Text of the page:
The Ferrari 166 Inter was the road version of the 166 MM racing model, and 37 were produced between 1948 and 1950. The "166" referred to the displacement of a single cylinder in cubic centimeters, and twelve cylinders equaled 1,992 cc. The Colombo-designed and Lampredi-developed engines had twin distributors and coil ignition with a single twin-choke Weber 32 DCF carburetor as standard, although a triple set-up could be specified. With 7.5:1 compression and at 6,000 rpm, 115 hp was available, enough to propel most Inters to 112 mph. The chassis featured independent front suspension with wishbones, Houdaille hydraulic shocks, and a transverse leaf spring. The rear was a solid axle located by semi-elliptic leaf springs, and brakes were hydraulic drums. This chassis remained more or less unchanged for subsequent 195 and 212 models. The Farina coachworks was formed in 1905. Battista "Pinin" Farina worked there with his older brothers until he formed his own company and bodied his first Ferrari in 1952. Farina provided coachwork for just eight 166 Inters between 1948 and 1952. Five fastback coupes were built-009S, 021S, 031S, 037S, and 041S-four of which exist in basically original form. Three cabriolets were also produced, and two survive. Early on, s/n 037S was upgraded to the 2.5-liter 212 engine, and its single carburetor was changed to three. It was the 16th car in the Inter series and sold new to a Mr. Tamorri in Rome in June 1949. In the late 1950s, it was exported to the United States, where it had a succession of owners, and in June 1987, it was sold partly restored to Lord Charles Brocket in the U.K., who commissioned a full restoration. The car was then sold to Peter Agg, also in the U.K., who spent more than $240,000 to complete the restoration. 037S was repainted silver over metallic blue and the interior was redone in gray leather with blue piping, a process completed in the late 1990s. The car retains its original instrumentation and the quality of the restoration is virtually flawless. The restoration, including the engine rebuild, is documented with photos. The car retains most of its original features, apart from the air filter box and modern rear taillights. Mr. Schermerhorn bought chassis 037S in 2000 and has toured and exhibited it at Ferrari gatherings and concours, including the prestigious 2008 Italian Villa d'Este Concorso. The car comes with a detailed history file, invoices from 1989, and FIVA papers.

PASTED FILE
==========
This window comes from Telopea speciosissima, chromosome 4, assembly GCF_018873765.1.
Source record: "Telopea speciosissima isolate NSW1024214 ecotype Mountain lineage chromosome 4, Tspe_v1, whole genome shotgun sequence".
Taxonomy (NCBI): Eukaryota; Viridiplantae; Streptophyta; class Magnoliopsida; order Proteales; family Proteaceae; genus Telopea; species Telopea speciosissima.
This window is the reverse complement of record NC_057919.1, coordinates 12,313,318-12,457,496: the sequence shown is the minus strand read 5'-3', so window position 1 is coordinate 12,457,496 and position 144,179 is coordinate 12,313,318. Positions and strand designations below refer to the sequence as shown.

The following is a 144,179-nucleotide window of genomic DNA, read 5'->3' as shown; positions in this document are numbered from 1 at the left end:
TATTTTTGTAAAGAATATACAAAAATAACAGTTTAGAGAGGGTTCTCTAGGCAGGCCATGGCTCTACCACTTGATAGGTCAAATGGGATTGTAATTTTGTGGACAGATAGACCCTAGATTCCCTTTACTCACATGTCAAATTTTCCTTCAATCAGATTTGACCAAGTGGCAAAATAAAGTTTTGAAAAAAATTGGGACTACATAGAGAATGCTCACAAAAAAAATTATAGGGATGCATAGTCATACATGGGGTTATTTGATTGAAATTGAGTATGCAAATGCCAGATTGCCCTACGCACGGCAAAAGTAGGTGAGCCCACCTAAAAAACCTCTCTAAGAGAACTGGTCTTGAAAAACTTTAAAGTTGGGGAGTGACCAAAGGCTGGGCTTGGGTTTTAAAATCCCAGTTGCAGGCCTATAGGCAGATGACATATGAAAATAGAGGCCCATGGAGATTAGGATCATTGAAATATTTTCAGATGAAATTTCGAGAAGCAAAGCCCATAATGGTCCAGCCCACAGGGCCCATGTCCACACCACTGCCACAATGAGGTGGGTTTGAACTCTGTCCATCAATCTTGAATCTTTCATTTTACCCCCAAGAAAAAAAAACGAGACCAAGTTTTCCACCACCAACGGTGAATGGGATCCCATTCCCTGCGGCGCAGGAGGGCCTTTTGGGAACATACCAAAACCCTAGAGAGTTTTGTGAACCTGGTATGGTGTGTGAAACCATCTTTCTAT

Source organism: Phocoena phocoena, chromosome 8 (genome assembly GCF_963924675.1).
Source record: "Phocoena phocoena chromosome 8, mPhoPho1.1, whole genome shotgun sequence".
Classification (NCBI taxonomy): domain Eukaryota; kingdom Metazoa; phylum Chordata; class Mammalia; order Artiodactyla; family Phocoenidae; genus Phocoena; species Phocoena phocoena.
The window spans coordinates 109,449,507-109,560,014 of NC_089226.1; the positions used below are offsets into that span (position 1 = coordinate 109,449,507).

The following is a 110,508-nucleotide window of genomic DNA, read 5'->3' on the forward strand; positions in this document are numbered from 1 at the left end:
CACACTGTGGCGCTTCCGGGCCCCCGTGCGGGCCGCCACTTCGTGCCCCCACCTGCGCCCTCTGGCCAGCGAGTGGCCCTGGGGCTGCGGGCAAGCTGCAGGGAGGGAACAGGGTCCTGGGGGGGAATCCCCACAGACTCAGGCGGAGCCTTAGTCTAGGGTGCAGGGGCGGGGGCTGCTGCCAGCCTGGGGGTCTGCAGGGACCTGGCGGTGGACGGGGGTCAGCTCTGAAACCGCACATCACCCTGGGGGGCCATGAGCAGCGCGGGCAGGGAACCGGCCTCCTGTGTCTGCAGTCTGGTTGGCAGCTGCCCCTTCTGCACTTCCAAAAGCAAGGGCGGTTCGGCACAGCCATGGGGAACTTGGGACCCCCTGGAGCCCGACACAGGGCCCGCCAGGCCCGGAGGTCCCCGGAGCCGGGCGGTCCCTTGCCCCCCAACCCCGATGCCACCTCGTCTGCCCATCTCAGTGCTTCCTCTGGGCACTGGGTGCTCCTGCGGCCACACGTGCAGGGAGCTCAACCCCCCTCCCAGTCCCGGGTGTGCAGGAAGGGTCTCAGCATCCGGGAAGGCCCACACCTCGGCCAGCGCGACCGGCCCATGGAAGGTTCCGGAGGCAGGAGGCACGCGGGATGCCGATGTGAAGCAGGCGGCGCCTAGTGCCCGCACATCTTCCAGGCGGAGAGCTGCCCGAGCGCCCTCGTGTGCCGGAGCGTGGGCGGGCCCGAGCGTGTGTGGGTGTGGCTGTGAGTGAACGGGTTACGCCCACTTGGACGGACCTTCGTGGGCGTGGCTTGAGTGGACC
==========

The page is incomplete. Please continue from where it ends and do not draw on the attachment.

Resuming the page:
SCM Analysis


Vehicle:1949 Ferrari 166 Inter Farina
Number Produced:37
Original List Price:$9,000
Tune Up Cost:$2,600
Distributor Caps:Negotiable, but offer $600
Chassis Number Location:Front frame tube
Engine Number Location:Engine rear mount
Club Info:Ferrari Club of America PO Box 720597 Atlanta, GA, 30358
Investment Grade:B

This car sold for $500,910, including buyer’s premium, at RM’s Automobiles of London Auction in England on October 28, 2009.

Earlier, in May 2009, RM offered it at the Maranello sale but it was withdrawn, apparently because Ferrari Classiche wouldn’t certify it, perhaps because of the 212 engine and the modern taillights. The seller had bought it at a Brooks auction in 2000 for $348k.

The value of 166 Inters depends both on physical attractiveness and performance, with the 166 MM Touring Barchettas worth up to $2.5m. These cars defined the Ferrari image: “The 166 MM Touring Barchetta, just 25 built, was the first beautiful Ferrari and fundamental to the brand’s success,” said David Seielstad, an expert and owner of a 166 MM. “Its styling was unlike anything before and has influenced the design of vehicles from the AC Bristol to the latest Ferrari California.” More mundane styles sell for $400k to $1m.

After the 166’s racing success, wealthy customers began to ask Ferrari for a dual-purpose version, and the Inter was developed. It was a heavier car on a longer wheelbase, with one carburetor and lower compression.